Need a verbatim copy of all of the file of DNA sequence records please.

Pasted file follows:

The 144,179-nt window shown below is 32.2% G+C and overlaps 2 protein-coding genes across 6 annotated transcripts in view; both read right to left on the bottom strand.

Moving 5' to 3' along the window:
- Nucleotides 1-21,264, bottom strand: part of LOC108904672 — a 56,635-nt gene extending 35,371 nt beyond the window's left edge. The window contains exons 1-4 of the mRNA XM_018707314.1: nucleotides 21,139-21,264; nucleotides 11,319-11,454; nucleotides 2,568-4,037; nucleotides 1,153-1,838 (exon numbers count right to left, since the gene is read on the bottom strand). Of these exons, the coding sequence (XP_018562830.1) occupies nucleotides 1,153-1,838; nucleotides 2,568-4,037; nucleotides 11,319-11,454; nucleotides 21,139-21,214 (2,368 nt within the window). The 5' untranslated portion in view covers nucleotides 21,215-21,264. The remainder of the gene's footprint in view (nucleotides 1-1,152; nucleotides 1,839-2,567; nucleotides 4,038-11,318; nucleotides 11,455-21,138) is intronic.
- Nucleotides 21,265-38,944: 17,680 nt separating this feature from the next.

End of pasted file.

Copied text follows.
The 144,179-nt window shown below is 32.2% G+C and overlaps 2 protein-coding genes across 6 annotated transcripts in view; both read right to left on the bottom strand.

Moving 5' to 3' along the window:
- Nucleotides 1-21,264, bottom strand: part of LOC108904672 — a 56,635-nt gene extending 35,371 nt beyond the window's left edge. The window contains exons 1-4 of the mRNA XM_018707314.1: nucleotides 21,139-21,264; nucleotides 11,319-11,454; nucleotides 2,568-4,037; nucleotides 1,153-1,838 (exon numbers count right to left, since the gene is read on the bottom strand). Of these exons, the coding sequence (XP_018562830.1) occupies nucleotides 1,153-1,838; nucleotides 2,568-4,037; nucleotides 11,319-11,454; nucleotides 21,139-21,214 (2,368 nt within the window). The 5' untranslated portion in view covers nucleotides 21,215-21,264. The remainder of the gene's footprint in view (nucleotides 1-1,152; nucleotides 1,839-2,567; nucleotides 4,038-11,318; nucleotides 11,455-21,138) is intronic.
- Nucleotides 21,265-38,944: 17,680 nt separating this feature from the next.